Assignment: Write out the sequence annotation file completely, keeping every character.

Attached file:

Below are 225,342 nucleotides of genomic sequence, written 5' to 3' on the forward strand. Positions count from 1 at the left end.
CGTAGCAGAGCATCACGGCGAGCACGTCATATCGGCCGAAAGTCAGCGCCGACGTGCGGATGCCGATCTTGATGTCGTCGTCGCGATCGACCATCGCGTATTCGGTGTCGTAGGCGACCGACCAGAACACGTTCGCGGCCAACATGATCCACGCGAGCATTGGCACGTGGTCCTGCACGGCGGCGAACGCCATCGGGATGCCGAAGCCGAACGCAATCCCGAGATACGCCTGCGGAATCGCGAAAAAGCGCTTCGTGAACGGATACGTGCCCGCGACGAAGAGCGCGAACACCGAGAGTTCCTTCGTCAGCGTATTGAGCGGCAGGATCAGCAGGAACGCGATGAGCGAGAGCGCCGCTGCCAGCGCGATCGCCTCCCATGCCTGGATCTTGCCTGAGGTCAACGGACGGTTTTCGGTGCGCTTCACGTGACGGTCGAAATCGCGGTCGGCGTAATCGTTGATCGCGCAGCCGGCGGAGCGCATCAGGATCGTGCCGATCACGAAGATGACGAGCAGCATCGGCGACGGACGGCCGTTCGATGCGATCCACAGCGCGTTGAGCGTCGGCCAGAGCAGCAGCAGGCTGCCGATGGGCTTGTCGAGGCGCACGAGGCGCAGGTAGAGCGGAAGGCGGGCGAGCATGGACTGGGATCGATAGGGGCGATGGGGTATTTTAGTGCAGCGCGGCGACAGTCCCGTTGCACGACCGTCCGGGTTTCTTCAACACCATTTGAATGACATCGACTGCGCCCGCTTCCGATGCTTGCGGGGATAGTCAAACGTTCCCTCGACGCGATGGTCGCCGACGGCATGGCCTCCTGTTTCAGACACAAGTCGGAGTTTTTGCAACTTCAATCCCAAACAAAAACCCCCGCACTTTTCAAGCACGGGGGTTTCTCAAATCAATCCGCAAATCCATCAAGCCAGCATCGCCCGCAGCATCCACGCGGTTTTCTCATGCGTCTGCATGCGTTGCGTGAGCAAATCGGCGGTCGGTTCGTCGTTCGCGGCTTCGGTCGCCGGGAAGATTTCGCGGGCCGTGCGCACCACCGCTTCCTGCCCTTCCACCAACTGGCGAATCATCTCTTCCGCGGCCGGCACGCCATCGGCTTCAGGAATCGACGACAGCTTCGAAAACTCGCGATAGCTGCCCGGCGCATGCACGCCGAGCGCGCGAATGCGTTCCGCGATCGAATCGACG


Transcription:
Below are 225,342 nucleotides of genomic sequence, written 5' to 3' on the forward strand. Positions count from 1 at the left end.
CGTAGCAGAGCATCACGGCGAGCACGTCATATCGGCCGAAAGTCAGCGCCGACGTGCGGATGCCGATCTTGATGTCGTCGTCGCGATCGACCATCGCGTATTCGGTGTCGTAGGCGACCGACCAGAACACGTTCGCGGCCAACATGATCCACGCGAGCATTGGCACGTGGTCCTGCACGGCGGCGAACGCCATCGGGATGCCGAAGCCGAACGCAATCCCGAGATACGCCTGCGGAATCGCGAAAAAGCGCTTCGTGAACGGATACGTGCCCGCGACGAAGAGCGCGAACACCGAGAGTTCCTTCGTCAGCGTATTGAGCGGCAGGATCAGCAGGAACGCGATGAGCGAGAGCGCCGCTGCCAGCGCGATCGCCTCCCATGCCTGGATCTTGCCTGAGGTCAACGGACGGTTTTCGGTGCGCTTCACGTGACGGTCGAAATCGCGGTCGGCGTAATCGTTGATCGCGCAGCCGGCGGAGCGCATCAGGATCGTGCCGATCACGAAGATGACGAGCAGCATCGGCGACGGACGGCCGTTCGATGCGATCCACAGCGCGTTGAGCGTCGGCCAGAGCAGCAGCAGGCTGCCGATGGGCTTGTCGAGGCGCACGAGGCGCAGGTAGAGCGGAAGGCGGGCGAGCATGGACTGGGATCGATAGGGGCGATGGGGTATTTTAGTGCAGCGCGGCGACAGTCCCGTTGCACGACCGTCCGGGTTTCTTCAACACCATTTGAATGACATCGACTGCGCCCGCTTCCGATGCTTGCGGGGATAGTCAAACGTTCCCTCGACGCGATGGTCGCCGACGGCATGGCCTCCTGTTTCAGACACAAGTCGGAGTTTTTGCAACTTCAATCCCAAACAAAAACCCCCGCACTTTTCAAGCACGGGGGTTTCTCAAATCAATCCGCAAATCCATCAAGCCAGCATCGCCCGCAGCATCCACGCGGTTTTCTCATGCGTCTGCATGCGTTGCGTGAGCAAATCGGCGGTCGGTTCGTCGTTCGCGGCTTCGGTCGCCGGGAAGATTTCGCGGGCCGTGCGCACCACCGCTTCCTGCCCTTCCACCAACTGGCGAATCATCTCTTCCGCGGCCGGCACGCCATCGGCTTCAGGAATCGACGACAGCTTCGAAAACTCGCGATAGCTGCCCGGCGCATGCACGCCGAGCGCGCGAATGCGTTCCGCGATCGAATCGACG